Whatever it’s called, it’s about an hour long, but half of that is filled with randomly insterted stock footage of animals. The other half-hour is about a party of rich folks who go to Africa to photograph some “lost” ruins called the City of the Dead. The group is made up of a young cad named Bruce, his best friend Andy, Bruce’s fiancé Betty, and Betty’s dad. Betty and her dad aren’t invited at first, but Betty whines about her boring life until Bruce and her dad cave. Her dad’s a pitiful, spineless guy who not only gives in to Betty constantly; he also lets himself get dragged along on her “adventure.”
Dad’s got a brother though who’s a missionary in Africa not far from where the City is supposed to be, so the group hires a worse-than-useless guide (he’s supposed to be funny, but he’s actually stupid, annoying, and dangerous) and goes to find Betty’s uncle. When they get there, they also meet a handsome doctor who’s using the mission as a lab from which he’s trying to cure a local, but deadly plague. And the reverend missionary has a pet tiger that he’s named Satan for some reason. I’m thinking that maybe he’s not as pious as he appears. Either that or he really hates that cat.
The Reverend and Doctor warn Bruce and Andy against trying to find the City. No one’s ever returned alive, etc., etc. Oh, but you need to know how to get there? Here, even though I’ve never been to the City myself, I’ll draw you a very detailed map.
I’d like to tell you that I won’t spoil the ending as a matter of courtesy, but honestly it’s because I’m already bored just thinking about the rest of the movie. There’s no way I’m going to take the time to type it out.
The only notable thing about the film is that it stars Buster “Flash Gordon” Crabbe and Charles “Ming the Merciless” Middleton as Doc Hammond and Reverend Graham. They’re not bad actors and Crabbe is even more charismatic here than he is in the Flash Gordon movies. It’s just too bad that Jungle Man/Drums of Africa is mostly about Betty and Bruce, so neither Crabbe nor Middleton has anything interesting to do.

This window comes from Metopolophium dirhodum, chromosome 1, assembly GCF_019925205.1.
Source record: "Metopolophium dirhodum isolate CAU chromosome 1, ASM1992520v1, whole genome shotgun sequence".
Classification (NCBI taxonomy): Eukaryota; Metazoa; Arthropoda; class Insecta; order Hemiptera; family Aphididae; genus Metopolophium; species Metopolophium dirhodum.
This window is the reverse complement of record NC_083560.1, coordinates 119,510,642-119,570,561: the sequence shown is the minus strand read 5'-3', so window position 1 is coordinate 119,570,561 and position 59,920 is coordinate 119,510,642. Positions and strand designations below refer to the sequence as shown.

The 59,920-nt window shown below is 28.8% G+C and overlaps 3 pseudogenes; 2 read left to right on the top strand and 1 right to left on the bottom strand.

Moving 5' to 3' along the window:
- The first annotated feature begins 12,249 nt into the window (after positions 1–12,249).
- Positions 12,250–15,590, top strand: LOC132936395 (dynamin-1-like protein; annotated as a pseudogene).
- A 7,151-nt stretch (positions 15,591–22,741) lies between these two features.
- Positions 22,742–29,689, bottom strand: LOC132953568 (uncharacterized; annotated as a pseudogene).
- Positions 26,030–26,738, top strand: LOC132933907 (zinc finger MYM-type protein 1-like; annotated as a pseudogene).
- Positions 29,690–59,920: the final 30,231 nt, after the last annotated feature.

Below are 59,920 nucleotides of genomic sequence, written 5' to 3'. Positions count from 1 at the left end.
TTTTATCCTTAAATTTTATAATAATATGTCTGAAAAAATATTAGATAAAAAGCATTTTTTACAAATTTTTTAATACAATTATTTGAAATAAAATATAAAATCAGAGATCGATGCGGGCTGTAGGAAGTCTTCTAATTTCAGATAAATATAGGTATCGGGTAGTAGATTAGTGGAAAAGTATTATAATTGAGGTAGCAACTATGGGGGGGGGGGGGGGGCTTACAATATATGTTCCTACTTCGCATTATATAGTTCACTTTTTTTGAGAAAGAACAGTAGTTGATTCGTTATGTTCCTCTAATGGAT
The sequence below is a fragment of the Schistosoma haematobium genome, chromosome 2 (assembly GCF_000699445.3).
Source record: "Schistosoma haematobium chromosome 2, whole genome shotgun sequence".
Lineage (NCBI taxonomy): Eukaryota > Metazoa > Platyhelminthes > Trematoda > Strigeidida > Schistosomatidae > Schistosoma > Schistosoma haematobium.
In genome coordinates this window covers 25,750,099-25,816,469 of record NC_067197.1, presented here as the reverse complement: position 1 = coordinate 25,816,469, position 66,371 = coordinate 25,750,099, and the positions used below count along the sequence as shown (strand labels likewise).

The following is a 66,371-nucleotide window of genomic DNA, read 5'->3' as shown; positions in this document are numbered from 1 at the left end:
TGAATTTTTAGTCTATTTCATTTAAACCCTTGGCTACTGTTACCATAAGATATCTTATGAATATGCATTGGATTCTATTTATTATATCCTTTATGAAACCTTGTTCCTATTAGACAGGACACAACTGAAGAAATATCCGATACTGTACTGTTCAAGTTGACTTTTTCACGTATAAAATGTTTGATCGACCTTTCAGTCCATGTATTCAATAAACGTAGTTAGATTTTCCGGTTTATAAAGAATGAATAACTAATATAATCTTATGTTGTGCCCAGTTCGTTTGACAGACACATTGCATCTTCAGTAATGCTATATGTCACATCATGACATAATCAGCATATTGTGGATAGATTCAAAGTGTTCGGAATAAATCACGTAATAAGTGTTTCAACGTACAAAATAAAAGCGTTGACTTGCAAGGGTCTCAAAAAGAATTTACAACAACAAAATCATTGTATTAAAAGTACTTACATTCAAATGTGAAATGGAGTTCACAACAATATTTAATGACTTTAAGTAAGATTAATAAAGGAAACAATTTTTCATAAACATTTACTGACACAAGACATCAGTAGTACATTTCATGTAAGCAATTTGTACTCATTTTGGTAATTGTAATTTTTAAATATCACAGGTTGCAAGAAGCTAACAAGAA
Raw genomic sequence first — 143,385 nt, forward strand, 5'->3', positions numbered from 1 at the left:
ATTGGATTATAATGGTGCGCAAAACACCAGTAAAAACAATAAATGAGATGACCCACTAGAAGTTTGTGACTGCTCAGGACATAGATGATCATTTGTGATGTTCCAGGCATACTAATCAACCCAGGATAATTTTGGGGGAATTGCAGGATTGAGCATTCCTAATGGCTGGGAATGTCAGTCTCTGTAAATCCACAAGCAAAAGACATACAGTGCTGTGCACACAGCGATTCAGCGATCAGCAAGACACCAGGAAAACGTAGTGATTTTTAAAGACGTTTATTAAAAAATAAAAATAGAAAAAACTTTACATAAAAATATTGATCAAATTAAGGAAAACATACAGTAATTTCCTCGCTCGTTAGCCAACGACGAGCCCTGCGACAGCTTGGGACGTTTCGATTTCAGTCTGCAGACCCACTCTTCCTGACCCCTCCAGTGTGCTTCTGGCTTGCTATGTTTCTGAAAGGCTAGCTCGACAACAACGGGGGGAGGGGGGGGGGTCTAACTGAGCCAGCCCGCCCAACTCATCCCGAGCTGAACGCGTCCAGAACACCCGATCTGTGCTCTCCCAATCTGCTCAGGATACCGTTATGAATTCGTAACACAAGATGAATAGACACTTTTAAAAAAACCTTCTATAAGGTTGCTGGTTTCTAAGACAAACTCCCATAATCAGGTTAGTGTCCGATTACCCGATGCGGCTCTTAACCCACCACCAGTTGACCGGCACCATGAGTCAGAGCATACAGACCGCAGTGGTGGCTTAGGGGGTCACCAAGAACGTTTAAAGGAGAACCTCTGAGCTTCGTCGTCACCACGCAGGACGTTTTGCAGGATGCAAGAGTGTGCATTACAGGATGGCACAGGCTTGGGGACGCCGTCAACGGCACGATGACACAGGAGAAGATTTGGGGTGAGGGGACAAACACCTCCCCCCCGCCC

Filed Under flash gordon, scifi
I really enjoyed the first Flash Gordon serial, so I expected to like the second one too. Unfortunately, Flash Gordon’s Trip to Mars was disappointing.
It started out okay. After the adventures from the first serial, Flash, Dale, and Dr. Zarkov have turned into a sort of super team, going out in Zarkov’s space ship to defend Earth whenever trouble threatens. They’re returning from some mission or other when a ray from Mars strikes Earth and causes a bunch of earthquakes, tidal waves, hurricanes and other natural disasters.
Flash, Dale, and Zarkov get back in their ship and zoom to Mars where they learn that the Martian Queen Azura is siphoning off gas from Earth’s atmosphere. She needs the gas to develop weapons for her war against the Martian Clay Men and doesn’t care that she’s destroying Earth to get it. Flash and the gang quickly learn that Ming is on Mars and is the real mastermind behind the Earth’s peril. He’s out for revenge after Flash Gordon and is manipulating Azura to get it.
Which is all good, but unlike Flash Gordon, Trip to Mars tends to drag. Maybe the newness has worn off, or maybe the new characters aren’t as intriguing as the earlier ones, but I got bored watching Flash race back and forth between Azura’s city, the kingdom of the Clay Men, and the spooky forest of the Tree People. The first serial was full of whacked out monsters and man-animal hybrid races, but Trip to Mars sticks with just three and doesn’t get enough mileage out of them.
There’s some political intrigue as Ming works behind Azura’s back to achieve his goals, but Azura’s a nasty enough character herself that we never feel bad for her and the intrigue is inconsequential. It doesn’t matter which bad guy comes out on top, because Flash is going to have to take down both of them eventually.
Dale’s not as interesting a character here as she was in Flash Gordon. Not that she had a lot to do there, but we could see her and Flash starting to fall for each other and that was fun. Here, they’re such an old couple that any affection they show for each other is more buddy-like than romantic. For most of Trip to Mars I was convinced that at some point they’d decided to be “just friends” and we’d just never seen the conversation. But then someone (not either one of them, by the way) mentions matter-of-factly that Flash and Dale are in love, so I guess they’re still together. They’ve just lost the spark.
I might be a pig for saying this, but I wonder if there’s a connection between the easiness of their relationship and the fact that Dale’s quit dying her hair. It may have more to do with trying to get Jean Rogers to look more like the brunette Dale from the comics, but it amuses me to think that she no longer feels the need to go for the bombshell look she sported in the first serial. She also dresses a lot more conservatively this time around. I guess Mars is more modest than Mongo. This might raise an interesting discussion, but when a character is basically nothing more than eye candy, it’s too bad when she doesn’t even succeed very well at that.